- Can now add water polygons to the map
- Set up z-indexing so I can have multi-part entities that sort correctly
- Built a “follower” system for having party members on map, but commented it out
- Can now add shadow polygons to the map
- Drop shadows on character entities are not part of the sprite now, they’re an actual shadow
- Started work on hopping off cliffs
While Black Mountain is a relatively low resolution game and the end result will probably be mostly pixel art, I am not trying to mimic any particular old hardware, nor am I holding myself to any sort of purity test. I am doing my best to avoid actual mixed resolution (because I personally hate it), but I am not going to avoid using modern conveniences like shaders or polygons to do things. The water can be added to a map similar to an entity, but by drawing out a polygon (which Godot’s built-in tools make pretty easy). It is animated, rippling slowly and wobbling the underlying tiles of the background, and I am able to give it a direction for the movement so I should be able to use it for (slow-moving) rivers as well.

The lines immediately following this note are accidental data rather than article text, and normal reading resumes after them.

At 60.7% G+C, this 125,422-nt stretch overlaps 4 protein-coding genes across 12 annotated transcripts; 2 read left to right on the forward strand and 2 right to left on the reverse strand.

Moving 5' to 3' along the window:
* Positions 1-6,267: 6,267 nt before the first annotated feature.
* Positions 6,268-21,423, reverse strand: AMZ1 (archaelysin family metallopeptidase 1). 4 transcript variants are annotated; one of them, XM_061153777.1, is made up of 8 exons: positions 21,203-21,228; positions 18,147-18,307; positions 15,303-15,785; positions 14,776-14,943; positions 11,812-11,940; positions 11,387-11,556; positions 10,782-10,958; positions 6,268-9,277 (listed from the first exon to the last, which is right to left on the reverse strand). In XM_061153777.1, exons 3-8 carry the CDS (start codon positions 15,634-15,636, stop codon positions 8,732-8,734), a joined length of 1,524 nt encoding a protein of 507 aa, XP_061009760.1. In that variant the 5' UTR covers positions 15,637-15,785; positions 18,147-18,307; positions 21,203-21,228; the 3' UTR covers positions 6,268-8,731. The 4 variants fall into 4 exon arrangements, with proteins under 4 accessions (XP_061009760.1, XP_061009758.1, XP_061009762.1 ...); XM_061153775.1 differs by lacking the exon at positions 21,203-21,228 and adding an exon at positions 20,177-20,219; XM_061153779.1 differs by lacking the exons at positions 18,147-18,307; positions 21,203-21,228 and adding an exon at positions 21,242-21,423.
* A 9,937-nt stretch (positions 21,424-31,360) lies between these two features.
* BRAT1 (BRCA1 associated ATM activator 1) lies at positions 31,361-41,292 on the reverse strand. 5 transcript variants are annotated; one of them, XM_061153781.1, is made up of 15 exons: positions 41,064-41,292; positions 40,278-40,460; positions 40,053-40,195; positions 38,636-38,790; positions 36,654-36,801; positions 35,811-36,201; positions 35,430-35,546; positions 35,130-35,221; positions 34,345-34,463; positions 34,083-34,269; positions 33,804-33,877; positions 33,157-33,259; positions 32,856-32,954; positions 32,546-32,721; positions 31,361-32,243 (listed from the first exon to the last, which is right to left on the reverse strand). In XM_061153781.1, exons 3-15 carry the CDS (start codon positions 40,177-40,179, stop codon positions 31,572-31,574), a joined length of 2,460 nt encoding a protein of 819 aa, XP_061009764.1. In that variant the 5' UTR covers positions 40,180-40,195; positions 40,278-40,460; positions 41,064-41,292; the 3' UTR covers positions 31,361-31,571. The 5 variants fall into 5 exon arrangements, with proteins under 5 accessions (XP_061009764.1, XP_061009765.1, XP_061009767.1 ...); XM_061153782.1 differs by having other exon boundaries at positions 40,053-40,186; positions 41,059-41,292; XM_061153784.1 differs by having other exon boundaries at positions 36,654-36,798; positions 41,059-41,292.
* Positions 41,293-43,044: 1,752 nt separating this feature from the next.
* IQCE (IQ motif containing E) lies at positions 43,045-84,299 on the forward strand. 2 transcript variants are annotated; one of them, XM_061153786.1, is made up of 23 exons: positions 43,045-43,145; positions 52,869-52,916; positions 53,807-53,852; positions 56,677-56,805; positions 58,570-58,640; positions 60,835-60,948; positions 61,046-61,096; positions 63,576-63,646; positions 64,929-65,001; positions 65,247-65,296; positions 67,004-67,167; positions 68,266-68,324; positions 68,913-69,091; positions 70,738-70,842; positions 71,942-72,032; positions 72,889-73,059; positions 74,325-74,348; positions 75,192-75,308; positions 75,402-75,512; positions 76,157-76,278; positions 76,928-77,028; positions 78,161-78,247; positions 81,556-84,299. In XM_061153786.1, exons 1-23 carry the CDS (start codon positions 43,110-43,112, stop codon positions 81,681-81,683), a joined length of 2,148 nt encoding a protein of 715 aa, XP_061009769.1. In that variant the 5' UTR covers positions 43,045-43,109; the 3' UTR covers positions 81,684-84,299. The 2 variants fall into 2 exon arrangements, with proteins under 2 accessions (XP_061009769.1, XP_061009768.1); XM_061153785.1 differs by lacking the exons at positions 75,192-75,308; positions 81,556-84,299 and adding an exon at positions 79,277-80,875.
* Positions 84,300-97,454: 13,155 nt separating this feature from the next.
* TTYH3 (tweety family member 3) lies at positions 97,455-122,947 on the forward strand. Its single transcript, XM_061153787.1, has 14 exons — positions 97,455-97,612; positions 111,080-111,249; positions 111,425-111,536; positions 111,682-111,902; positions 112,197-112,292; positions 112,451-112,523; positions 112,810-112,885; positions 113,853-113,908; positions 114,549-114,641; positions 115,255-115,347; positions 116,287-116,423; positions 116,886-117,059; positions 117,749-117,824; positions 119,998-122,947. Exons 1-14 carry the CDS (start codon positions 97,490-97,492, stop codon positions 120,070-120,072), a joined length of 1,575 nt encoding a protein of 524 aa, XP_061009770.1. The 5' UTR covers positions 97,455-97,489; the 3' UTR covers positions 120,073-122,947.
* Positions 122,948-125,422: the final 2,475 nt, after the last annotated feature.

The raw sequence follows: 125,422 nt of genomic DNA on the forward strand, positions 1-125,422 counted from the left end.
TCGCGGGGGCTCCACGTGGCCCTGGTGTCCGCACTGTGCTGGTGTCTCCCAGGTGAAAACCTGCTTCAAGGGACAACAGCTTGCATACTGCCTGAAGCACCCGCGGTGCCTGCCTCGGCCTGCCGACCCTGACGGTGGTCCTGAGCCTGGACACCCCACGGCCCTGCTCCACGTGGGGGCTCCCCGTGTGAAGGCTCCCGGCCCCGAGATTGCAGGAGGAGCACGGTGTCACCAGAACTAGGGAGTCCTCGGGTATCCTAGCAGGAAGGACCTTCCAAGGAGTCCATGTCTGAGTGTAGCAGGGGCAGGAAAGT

One thing that I always find annoying with making maps is dealing with thin upright pieces – things that you want the character’s head to render in front of when they’re standing in front of them, and you want the character’s feet to render behind them when they’re standing behind them. To make this easier on myself I actually have a lot of “placeables”, which are basically furniture, and are just entities like the character sprites. I put them in with the sprites on the map layer and they get sorted appropriately.